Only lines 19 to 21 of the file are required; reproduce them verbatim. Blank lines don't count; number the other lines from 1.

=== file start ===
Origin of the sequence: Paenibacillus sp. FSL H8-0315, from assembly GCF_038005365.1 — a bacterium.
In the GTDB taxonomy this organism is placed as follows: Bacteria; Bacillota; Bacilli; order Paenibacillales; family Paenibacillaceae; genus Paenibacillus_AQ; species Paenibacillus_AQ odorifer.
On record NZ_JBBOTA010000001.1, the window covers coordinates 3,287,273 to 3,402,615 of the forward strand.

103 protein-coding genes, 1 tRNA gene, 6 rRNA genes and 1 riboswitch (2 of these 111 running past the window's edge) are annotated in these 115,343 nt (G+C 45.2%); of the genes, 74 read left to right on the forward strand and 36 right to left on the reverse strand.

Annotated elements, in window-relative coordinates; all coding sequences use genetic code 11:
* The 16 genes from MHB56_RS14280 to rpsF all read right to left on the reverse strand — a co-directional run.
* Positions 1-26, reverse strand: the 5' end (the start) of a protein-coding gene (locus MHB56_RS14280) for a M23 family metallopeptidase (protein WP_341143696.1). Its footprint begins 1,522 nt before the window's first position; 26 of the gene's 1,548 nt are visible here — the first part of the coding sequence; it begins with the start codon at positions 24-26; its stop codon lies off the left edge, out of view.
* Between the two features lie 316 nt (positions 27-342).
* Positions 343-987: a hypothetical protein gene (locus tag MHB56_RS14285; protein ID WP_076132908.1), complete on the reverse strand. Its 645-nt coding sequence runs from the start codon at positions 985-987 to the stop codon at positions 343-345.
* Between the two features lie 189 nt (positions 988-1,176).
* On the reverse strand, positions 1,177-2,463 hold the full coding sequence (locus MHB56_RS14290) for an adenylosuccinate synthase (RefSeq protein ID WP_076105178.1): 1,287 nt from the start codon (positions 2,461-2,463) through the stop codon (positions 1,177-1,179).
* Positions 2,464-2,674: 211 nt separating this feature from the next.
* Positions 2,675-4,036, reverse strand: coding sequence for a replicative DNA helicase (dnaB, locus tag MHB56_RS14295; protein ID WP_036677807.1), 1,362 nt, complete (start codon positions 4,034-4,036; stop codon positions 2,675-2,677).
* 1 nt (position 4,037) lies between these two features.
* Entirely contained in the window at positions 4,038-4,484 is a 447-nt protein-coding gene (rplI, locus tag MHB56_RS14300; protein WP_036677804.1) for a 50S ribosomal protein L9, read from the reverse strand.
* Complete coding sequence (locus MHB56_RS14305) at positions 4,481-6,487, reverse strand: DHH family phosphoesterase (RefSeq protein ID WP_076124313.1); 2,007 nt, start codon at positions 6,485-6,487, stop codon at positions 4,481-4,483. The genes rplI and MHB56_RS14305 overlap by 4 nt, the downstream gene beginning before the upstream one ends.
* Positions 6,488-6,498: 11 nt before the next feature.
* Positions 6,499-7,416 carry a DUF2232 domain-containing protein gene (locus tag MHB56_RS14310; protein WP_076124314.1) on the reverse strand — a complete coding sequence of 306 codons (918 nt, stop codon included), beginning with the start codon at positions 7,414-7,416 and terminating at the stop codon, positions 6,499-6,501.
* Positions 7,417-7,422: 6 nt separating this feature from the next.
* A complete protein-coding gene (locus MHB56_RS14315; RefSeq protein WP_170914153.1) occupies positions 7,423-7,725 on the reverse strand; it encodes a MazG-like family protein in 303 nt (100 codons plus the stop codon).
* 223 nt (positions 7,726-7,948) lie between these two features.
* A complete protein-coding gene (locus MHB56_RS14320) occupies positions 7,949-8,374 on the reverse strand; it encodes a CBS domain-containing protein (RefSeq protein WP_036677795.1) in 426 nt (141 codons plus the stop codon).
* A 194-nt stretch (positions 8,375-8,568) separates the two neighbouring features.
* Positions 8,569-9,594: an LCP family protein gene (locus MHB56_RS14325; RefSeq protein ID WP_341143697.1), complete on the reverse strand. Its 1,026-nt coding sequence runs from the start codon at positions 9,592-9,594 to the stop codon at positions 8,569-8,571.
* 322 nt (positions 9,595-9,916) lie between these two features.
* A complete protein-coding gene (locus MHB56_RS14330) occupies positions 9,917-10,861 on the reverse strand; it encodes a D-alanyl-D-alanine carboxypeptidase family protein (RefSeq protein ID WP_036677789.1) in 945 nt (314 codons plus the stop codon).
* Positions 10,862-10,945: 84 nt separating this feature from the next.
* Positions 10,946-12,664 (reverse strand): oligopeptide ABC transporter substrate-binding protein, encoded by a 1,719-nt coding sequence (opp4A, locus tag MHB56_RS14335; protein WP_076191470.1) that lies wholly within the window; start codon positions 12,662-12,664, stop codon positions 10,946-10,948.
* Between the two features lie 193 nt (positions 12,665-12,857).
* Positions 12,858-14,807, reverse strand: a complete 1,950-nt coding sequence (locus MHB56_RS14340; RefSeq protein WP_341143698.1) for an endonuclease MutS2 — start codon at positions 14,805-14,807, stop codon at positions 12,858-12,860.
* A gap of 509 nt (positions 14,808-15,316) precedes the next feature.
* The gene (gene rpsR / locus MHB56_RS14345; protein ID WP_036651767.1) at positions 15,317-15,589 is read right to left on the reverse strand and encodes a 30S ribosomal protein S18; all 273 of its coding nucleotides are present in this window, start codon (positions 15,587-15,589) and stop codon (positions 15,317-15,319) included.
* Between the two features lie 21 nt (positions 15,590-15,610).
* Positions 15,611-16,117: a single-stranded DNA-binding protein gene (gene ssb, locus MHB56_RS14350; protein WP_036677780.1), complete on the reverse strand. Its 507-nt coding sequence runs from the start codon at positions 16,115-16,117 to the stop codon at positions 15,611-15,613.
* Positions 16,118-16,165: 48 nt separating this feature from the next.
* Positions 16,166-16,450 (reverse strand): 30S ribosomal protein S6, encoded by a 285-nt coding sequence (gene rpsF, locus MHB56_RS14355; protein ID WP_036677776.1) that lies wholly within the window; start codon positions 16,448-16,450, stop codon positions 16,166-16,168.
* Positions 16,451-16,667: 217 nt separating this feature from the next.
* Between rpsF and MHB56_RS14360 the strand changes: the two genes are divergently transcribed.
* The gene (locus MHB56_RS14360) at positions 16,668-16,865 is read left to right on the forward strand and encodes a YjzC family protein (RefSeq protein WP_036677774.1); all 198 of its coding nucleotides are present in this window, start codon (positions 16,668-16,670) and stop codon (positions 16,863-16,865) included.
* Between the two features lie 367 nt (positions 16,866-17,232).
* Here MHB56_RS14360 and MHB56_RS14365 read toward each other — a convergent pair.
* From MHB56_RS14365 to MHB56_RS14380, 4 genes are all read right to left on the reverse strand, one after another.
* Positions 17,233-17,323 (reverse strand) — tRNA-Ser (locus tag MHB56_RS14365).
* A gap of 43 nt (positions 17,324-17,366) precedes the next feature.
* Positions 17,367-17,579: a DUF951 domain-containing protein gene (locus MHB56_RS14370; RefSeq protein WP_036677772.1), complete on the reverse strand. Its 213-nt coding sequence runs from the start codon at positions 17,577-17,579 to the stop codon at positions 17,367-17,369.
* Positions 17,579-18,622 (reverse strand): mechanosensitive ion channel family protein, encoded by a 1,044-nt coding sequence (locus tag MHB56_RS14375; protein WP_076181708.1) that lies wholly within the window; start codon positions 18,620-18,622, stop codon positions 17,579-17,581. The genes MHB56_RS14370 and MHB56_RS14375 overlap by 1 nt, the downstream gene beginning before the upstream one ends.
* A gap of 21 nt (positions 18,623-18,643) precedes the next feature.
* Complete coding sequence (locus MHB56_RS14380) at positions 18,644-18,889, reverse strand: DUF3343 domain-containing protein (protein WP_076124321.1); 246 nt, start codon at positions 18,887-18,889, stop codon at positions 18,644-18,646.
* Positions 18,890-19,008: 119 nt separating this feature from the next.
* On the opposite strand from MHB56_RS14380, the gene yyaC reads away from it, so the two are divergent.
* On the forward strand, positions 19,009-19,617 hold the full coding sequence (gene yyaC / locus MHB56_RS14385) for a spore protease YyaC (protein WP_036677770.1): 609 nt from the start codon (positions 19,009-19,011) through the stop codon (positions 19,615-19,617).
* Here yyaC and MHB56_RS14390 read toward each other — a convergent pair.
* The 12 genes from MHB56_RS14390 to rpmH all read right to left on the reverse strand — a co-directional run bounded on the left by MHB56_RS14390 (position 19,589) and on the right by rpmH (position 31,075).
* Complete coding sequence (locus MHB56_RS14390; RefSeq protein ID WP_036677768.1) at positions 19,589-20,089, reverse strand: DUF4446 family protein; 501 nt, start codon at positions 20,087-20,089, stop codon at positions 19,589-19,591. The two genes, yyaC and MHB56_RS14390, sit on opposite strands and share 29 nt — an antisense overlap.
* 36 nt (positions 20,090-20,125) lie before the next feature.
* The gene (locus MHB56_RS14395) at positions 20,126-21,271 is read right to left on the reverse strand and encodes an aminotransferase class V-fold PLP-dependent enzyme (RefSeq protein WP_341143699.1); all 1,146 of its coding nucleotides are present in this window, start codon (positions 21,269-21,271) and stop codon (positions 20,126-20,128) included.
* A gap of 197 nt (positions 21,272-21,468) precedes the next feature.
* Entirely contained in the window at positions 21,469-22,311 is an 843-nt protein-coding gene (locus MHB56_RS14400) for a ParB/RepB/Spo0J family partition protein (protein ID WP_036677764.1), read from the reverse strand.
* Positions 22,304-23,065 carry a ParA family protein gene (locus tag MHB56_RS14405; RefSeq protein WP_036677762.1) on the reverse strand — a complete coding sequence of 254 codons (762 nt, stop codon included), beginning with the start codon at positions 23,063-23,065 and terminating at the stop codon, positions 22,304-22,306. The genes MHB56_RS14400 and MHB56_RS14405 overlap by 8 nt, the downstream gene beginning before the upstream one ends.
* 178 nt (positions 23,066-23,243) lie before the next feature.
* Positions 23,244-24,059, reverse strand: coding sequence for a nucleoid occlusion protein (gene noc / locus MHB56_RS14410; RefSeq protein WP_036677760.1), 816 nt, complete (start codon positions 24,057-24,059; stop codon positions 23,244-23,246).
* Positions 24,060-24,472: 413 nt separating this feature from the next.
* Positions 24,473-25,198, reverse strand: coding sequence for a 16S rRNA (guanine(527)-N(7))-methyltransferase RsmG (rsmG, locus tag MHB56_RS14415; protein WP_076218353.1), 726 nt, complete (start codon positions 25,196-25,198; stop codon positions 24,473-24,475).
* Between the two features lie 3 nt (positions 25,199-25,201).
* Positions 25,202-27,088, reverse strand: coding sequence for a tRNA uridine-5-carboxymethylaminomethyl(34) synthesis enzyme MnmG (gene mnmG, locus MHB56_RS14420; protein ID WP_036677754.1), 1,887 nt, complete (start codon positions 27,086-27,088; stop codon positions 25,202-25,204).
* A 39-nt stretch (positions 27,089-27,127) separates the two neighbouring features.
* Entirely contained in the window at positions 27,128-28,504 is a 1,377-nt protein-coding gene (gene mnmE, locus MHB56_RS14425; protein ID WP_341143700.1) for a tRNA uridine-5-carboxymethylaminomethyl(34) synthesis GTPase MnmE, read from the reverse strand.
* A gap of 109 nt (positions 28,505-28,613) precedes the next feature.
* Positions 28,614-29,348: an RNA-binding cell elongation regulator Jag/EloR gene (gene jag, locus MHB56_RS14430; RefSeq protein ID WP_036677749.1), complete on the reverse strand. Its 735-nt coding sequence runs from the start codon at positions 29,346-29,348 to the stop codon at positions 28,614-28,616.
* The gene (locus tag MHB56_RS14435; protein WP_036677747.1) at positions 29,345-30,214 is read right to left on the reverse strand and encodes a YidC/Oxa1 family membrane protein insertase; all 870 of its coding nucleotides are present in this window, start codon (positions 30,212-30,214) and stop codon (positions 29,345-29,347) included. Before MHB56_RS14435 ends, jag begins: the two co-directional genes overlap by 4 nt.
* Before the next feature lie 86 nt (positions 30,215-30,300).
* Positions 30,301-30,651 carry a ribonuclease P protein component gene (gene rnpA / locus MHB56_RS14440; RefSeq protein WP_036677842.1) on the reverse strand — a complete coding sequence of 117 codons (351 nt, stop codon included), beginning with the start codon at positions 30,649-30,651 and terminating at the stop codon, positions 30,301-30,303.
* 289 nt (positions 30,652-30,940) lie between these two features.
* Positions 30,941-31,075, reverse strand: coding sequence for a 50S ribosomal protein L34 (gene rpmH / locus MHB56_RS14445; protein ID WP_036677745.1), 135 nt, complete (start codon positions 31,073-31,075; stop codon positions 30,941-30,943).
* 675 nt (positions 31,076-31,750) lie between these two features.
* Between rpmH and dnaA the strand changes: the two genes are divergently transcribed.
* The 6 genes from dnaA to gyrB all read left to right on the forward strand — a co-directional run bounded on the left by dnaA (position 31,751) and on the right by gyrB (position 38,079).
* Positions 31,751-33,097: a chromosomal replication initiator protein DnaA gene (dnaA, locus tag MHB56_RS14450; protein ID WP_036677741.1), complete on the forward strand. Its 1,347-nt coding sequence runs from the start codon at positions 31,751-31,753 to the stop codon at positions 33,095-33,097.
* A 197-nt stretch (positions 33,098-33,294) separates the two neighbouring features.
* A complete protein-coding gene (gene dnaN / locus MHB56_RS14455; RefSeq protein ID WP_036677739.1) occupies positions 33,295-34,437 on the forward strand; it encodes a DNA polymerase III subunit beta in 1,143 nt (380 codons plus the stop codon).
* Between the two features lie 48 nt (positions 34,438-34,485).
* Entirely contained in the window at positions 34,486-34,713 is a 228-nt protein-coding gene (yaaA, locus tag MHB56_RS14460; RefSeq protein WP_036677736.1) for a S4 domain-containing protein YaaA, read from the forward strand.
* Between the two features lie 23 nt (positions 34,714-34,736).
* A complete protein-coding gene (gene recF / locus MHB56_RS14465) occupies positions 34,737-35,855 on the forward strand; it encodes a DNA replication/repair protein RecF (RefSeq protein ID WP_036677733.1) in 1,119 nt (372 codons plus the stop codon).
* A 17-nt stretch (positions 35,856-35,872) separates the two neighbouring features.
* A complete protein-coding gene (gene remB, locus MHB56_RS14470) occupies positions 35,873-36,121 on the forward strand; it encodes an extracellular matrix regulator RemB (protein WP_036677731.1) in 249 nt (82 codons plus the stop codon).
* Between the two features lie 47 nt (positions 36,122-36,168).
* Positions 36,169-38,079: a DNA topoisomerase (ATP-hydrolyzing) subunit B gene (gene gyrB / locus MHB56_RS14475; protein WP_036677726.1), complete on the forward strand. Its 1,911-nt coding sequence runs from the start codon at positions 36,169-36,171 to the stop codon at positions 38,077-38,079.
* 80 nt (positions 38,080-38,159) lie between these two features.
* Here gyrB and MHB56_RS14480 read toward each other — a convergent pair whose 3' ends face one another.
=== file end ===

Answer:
* Positions 7,417-7,422: 6 nt separating this feature from the next.
* A complete protein-coding gene (locus MHB56_RS14315; RefSeq protein WP_170914153.1) occupies positions 7,423-7,725 on the reverse strand; it encodes a MazG-like family protein in 303 nt (100 codons plus the stop codon).
* 223 nt (positions 7,726-7,948) lie between these two features.